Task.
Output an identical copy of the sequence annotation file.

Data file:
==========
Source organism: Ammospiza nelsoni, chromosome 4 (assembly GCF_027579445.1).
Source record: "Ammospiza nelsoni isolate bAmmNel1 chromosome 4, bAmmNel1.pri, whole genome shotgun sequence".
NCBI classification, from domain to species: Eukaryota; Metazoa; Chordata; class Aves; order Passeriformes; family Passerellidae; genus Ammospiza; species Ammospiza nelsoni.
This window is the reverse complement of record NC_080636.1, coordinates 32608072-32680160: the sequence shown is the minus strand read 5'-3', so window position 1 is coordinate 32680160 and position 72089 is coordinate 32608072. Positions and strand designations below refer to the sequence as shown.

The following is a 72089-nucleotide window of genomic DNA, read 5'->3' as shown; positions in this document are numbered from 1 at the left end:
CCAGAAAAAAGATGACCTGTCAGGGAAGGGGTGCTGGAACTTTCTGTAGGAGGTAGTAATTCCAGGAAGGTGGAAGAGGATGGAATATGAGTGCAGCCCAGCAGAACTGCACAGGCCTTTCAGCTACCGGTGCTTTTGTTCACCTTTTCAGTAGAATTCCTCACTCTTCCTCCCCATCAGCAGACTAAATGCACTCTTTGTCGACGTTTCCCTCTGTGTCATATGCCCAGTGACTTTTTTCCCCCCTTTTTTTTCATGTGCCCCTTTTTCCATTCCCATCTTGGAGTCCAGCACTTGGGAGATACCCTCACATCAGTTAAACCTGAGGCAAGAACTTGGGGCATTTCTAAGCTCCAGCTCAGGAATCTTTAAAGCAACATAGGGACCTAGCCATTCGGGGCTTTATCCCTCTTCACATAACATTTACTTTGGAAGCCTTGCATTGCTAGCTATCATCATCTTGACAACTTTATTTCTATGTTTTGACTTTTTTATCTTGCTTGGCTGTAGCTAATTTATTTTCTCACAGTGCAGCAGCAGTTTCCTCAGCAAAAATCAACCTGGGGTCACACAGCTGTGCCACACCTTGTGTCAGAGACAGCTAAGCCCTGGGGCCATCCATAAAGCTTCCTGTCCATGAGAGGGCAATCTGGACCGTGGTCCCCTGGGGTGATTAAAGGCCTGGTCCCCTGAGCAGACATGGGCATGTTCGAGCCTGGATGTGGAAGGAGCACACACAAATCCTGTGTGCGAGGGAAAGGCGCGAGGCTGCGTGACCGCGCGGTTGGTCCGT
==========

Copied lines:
Source organism: Ammospiza nelsoni, chromosome 4 (assembly GCF_027579445.1).
Source record: "Ammospiza nelsoni isolate bAmmNel1 chromosome 4, bAmmNel1.pri, whole genome shotgun sequence".
NCBI classification, from domain to species: Eukaryota; Metazoa; Chordata; class Aves; order Passeriformes; family Passerellidae; genus Ammospiza; species Ammospiza nelsoni.
This window is the reverse complement of record NC_080636.1, coordinates 32608072-32680160: the sequence shown is the minus strand read 5'-3', so window position 1 is coordinate 32680160 and position 72089 is coordinate 32608072. Positions and strand designations below refer to the sequence as shown.

The following is a 72089-nucleotide window of genomic DNA, read 5'->3' as shown; positions in this document are numbered from 1 at the left end:
CCAGAAAAAAGATGACCTGTCAGGGAAGGGGTGCTGGAACTTTCTGTAGGAGGTAGTAATTCCAGGAAGGTGGAAGAGGATGGAATATGAGTGCAGCCCAGCAGAACTGCACAGGCCTTTCAGCTACCGGTGCTTTTGTTCACCTTTTCAGTAGAATTCCTCACTCTTCCTCCCCATCAGCAGACTAAATGCACTCTTTGTCGACGTTTCCCTCTGTGTCATATGCCCAGTGACTTTTTTCCCCCCTTTTTTTTCATGTGCCCCTTTTTCCATTCCCATCTTGGAGTCCAGCACTTGGGAGATACCCTCACATCAGTTAAACCTGAGGCAAGAACTTGGGGCATTTCTAAGCTCCAGCTCAGGAATCTTTAAAGCAACATAGGGACCTAGCCATTCGGGGCTTTATCCCTCTTCACATAACATTTACTTTGGAAGCCTTGCATTGCTAGCTATCATCATCTTGACAACTTTATTTCTATGTTTTGACTTTTTTATCTTGCTTGGCTGTAGCTAATTTATTTTCTCACAGTGCAGCAGCAGTTTCCTCAGCAAAAATCAACCTGGGGTCACACAGCTGTGCCACACCTTGTGTCAGAGACAGCTAAGCCCTGGGGCCATCCATAAAGCTTCCTGTCCATGAGAGGGCAATCTGGACCGTGGTCCCCTGGGGTGATTAAAGGCCTGGTCCCCTGAGCAGACATGGGCATGTTCGAGCCTGGATGTGGAAGGAGCACACACAAATCCTGTGTGCGAGGGAAAGGCGCGAGGCTGCGTGACCGCGCGGTTGGTCCGT